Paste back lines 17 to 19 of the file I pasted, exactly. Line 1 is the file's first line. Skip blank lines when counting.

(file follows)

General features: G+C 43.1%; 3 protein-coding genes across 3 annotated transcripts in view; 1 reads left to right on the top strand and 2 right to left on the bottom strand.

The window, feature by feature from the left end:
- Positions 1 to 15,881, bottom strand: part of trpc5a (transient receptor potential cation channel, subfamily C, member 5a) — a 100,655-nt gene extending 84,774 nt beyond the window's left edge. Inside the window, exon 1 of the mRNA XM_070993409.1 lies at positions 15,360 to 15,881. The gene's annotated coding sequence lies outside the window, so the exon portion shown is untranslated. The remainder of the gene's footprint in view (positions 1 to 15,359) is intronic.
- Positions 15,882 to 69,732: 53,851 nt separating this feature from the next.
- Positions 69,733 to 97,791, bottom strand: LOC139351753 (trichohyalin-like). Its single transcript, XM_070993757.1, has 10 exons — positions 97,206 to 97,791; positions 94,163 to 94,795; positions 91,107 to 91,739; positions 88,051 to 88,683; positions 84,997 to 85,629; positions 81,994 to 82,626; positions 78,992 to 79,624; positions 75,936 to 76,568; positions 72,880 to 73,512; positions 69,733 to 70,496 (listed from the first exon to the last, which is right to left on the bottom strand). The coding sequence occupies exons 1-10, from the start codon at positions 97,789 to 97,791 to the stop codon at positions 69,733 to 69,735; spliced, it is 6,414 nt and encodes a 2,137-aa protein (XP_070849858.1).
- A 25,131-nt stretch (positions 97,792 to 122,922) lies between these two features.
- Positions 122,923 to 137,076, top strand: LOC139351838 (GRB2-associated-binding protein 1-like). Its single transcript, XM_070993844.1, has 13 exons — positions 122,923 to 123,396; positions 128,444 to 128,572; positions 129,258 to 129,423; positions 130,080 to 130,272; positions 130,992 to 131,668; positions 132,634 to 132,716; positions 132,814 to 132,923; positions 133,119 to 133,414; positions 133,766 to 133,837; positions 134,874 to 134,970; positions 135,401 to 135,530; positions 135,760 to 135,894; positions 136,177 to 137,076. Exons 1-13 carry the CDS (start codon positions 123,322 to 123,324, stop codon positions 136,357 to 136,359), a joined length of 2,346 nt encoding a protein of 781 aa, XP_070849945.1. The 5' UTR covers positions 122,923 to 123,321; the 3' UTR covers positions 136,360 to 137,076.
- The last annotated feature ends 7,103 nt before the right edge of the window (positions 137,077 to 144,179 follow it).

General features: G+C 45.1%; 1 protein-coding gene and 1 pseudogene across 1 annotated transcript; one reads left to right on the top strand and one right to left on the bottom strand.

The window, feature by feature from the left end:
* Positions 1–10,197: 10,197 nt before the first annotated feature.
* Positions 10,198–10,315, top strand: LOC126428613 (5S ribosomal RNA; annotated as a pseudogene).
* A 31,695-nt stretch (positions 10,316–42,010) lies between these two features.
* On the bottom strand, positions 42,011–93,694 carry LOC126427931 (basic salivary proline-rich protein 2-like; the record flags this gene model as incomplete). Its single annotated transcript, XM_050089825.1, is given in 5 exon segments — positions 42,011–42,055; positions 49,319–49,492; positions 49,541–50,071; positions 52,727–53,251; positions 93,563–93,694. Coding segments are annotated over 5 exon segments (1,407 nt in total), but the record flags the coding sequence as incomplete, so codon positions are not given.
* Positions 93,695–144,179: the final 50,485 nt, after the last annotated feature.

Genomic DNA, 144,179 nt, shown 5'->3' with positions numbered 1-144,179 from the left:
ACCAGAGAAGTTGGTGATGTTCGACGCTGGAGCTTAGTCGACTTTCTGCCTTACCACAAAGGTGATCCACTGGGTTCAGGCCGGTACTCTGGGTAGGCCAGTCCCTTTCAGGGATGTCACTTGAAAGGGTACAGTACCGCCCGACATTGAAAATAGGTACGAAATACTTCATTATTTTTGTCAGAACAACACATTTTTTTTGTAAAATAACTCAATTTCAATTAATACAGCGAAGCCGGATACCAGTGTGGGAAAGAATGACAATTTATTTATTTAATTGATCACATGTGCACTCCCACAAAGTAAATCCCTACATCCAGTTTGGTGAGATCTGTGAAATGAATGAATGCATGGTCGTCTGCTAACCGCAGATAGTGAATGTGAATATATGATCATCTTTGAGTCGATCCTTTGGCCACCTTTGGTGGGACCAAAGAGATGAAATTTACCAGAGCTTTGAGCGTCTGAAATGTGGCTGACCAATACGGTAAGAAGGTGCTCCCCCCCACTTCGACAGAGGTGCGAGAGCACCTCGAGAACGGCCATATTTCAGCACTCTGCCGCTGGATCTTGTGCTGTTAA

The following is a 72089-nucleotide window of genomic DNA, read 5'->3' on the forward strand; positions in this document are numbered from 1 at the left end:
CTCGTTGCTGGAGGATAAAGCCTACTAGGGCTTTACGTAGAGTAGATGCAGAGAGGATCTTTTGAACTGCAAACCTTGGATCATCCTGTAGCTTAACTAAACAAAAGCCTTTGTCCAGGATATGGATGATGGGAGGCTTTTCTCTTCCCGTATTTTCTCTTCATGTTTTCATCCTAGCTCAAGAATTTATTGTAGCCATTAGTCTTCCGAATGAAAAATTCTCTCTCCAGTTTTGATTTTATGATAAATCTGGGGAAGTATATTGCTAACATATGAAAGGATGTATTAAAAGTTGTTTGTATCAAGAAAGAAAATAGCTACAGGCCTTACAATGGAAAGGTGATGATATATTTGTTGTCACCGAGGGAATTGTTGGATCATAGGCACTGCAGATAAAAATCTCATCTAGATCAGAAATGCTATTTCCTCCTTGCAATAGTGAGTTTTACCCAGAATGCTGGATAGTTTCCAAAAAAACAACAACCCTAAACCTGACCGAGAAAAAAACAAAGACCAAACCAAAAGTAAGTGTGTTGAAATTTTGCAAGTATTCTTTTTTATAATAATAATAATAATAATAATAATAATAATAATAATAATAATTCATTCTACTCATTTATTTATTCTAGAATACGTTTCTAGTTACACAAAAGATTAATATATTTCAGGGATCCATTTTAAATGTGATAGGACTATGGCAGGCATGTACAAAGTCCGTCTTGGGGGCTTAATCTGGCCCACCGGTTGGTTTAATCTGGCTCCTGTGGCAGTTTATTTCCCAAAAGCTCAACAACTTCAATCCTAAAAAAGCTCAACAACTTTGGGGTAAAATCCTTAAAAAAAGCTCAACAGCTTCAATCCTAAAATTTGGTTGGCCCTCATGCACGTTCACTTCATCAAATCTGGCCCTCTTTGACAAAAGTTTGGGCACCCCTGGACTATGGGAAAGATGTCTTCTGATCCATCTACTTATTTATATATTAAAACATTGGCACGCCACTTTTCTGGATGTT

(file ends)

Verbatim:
ACCAGAGAAGTTGGTGATGTTCGACGCTGGAGCTTAGTCGACTTTCTGCCTTACCACAAAGGTGATCCACTGGGTTCAGGCCGGTACTCTGGGTAGGCCAGTCCCTTTCAGGGATGTCACTTGAAAGGGTACAGTACCGCCCGACATTGAAAATAGGTACGAAATACTTCATTATTTTTGTCAGAACAACACATTTTTTTTGTAAAATAACTCAATTTCAATTAATACAGCGAAGCCGGATACCAGTGTGGGAAAGAATGACAATTTATTTATTTAATTGATCACATGTGCACTCCCACAAAGTAAATCCCTACATCCAGTTTGGTGAGATCTGTGAAATGAATGAATGCATGGTCGTCTGCTAACCGCAGATAGTGAATGTGAATATATGATCATCTTTGAGTCGATCCTTTGGCCACCTTTGGTGGGACCAAAGAGATGAAATTTACCAGAGCTTTGAGCGTCTGAAATGTGGCTGACCAATACGGTAAGAAGGTGCTCCCCCCCACTTCGACAGAGGTGCGAGAGCACCTCGAGAACGGCCATATTTCAGCACTCTGCCGCTGGATCTTGTGCTGTTAA

The following is a 72089-nucleotide window of genomic DNA, read 5'->3' on the forward strand; positions in this document are numbered from 1 at the left end:
CTCGTTGCTGGAGGATAAAGCCTACTAGGGCTTTACGTAGAGTAGATGCAGAGAGGATCTTTTGAACTGCAAACCTTGGATCATCCTGTAGCTTAACTAAACAAAAGCCTTTGTCCAGGATATGGATGATGGGAGGCTTTTCTCTTCCCGTATTTTCTCTTCATGTTTTCATCCTAGCTCAAGAATTTATTGTAGCCATTAGTCTTCCGAATGAAAAATTCTCTCTCCAGTTTTGATTTTATGATAAATCTGGGGAAGTATATTGCTAACATATGAAAGGATGTATTAAAAGTTGTTTGTATCAAGAAAGAAAATAGCTACAGGCCTTACAATGGAAAGGTGATGATATATTTGTTGTCACCGAGGGAATTGTTGGATCATAGGCACTGCAGATAAAAATCTCATCTAGATCAGAAATGCTATTTCCTCCTTGCAATAGTGAGTTTTACCCAGAATGCTGGATAGTTTCCAAAAAAACAACAACCCTAAACCTGACCGAGAAAAAAACAAAGACCAAACCAAAAGTAAGTGTGTTGAAATTTTGCAAGTATTCTTTTTTATAATAATAATAATAATAATAATAATAATAATAATAATAATAATTCATTCTACTCATTTATTTATTCTAGAATACGTTTCTAGTTACACAAAAGATTAATATATTTCAGGGATCCATTTTAAATGTGATAGGACTATGGCAGGCATGTACAAAGTCCGTCTTGGGGGCTTAATCTGGCCCACCGGTTGGTTTAATCTGGCTCCTGTGGCAGTTTATTTCCCAAAAGCTCAACAACTTCAATCCTAAAAAAGCTCAACAACTTTGGGGTAAAATCCTTAAAAAAAGCTCAACAGCTTCAATCCTAAAATTTGGTTGGCCCTCATGCACGTTCACTTCATCAAATCTGGCCCTCTTTGACAAAAGTTTGGGCACCCCTGGACTATGGGAAAGATGTCTTCTGATCCATCTACTTATTTATATATTAAAACATTGGCACGCCACTTTTCTGGATGTT